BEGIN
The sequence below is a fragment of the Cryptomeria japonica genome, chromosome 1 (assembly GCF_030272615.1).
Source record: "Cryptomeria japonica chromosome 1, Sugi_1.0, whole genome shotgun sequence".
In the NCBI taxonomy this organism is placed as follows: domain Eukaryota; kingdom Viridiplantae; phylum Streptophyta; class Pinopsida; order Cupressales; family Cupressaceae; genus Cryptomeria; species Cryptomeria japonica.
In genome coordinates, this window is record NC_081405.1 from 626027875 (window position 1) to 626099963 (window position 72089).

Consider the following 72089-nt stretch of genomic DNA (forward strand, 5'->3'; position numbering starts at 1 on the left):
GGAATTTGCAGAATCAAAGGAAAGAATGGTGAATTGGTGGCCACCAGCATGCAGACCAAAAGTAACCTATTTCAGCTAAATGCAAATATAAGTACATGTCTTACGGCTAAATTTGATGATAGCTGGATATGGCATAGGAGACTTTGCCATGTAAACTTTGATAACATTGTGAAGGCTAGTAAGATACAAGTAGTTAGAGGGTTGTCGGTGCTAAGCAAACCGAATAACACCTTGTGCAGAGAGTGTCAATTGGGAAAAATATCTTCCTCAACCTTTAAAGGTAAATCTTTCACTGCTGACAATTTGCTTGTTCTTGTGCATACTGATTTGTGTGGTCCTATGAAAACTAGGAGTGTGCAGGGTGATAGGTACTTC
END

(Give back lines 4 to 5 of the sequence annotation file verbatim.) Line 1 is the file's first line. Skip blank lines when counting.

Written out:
In genome coordinates, this window is record NC_081405.1 from 626027875 (window position 1) to 626099963 (window position 72089).

Consider the following 72089-nt stretch of genomic DNA (forward strand, 5'->3'; position numbering starts at 1 on the left):